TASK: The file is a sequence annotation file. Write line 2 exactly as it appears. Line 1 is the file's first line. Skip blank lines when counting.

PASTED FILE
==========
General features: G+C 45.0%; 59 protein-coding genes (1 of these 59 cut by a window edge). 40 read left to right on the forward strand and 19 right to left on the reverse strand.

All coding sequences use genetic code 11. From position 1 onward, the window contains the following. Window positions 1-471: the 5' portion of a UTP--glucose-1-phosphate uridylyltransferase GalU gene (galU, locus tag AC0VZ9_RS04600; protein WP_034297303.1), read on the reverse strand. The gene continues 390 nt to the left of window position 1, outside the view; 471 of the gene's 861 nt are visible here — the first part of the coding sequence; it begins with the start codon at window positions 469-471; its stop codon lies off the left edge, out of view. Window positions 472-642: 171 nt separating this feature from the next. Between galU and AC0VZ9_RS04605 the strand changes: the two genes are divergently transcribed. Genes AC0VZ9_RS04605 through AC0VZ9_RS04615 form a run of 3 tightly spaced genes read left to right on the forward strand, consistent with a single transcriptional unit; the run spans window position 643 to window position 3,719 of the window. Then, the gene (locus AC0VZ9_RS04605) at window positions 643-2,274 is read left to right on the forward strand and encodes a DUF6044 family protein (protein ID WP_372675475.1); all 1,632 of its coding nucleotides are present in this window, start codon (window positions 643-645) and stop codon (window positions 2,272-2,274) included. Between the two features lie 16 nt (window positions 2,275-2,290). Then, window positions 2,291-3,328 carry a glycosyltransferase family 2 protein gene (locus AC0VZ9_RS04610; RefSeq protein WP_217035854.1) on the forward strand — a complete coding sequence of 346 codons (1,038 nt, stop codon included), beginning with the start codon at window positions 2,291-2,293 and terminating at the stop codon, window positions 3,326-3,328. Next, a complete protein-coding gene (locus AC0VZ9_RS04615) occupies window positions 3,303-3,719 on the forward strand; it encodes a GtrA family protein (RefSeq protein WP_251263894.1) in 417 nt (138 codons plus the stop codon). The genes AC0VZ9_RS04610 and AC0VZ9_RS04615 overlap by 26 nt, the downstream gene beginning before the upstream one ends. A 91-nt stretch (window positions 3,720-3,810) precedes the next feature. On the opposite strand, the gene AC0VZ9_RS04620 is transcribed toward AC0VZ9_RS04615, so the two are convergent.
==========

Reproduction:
All coding sequences use genetic code 11. From position 1 onward, the window contains the following. Window positions 1-471: the 5' portion of a UTP--glucose-1-phosphate uridylyltransferase GalU gene (galU, locus tag AC0VZ9_RS04600; protein WP_034297303.1), read on the reverse strand. The gene continues 390 nt to the left of window position 1, outside the view; 471 of the gene's 861 nt are visible here — the first part of the coding sequence; it begins with the start codon at window positions 469-471; its stop codon lies off the left edge, out of view. Window positions 472-642: 171 nt separating this feature from the next. Between galU and AC0VZ9_RS04605 the strand changes: the two genes are divergently transcribed. Genes AC0VZ9_RS04605 through AC0VZ9_RS04615 form a run of 3 tightly spaced genes read left to right on the forward strand, consistent with a single transcriptional unit; the run spans window position 643 to window position 3,719 of the window. Then, the gene (locus AC0VZ9_RS04605) at window positions 643-2,274 is read left to right on the forward strand and encodes a DUF6044 family protein (protein ID WP_372675475.1); all 1,632 of its coding nucleotides are present in this window, start codon (window positions 643-645) and stop codon (window positions 2,272-2,274) included. Between the two features lie 16 nt (window positions 2,275-2,290). Then, window positions 2,291-3,328 carry a glycosyltransferase family 2 protein gene (locus AC0VZ9_RS04610; RefSeq protein WP_217035854.1) on the forward strand — a complete coding sequence of 346 codons (1,038 nt, stop codon included), beginning with the start codon at window positions 2,291-2,293 and terminating at the stop codon, window positions 3,326-3,328. Next, a complete protein-coding gene (locus AC0VZ9_RS04615) occupies window positions 3,303-3,719 on the forward strand; it encodes a GtrA family protein (RefSeq protein WP_251263894.1) in 417 nt (138 codons plus the stop codon). The genes AC0VZ9_RS04610 and AC0VZ9_RS04615 overlap by 26 nt, the downstream gene beginning before the upstream one ends. A 91-nt stretch (window positions 3,720-3,810) precedes the next feature. On the opposite strand, the gene AC0VZ9_RS04620 is transcribed toward AC0VZ9_RS04615, so the two are convergent.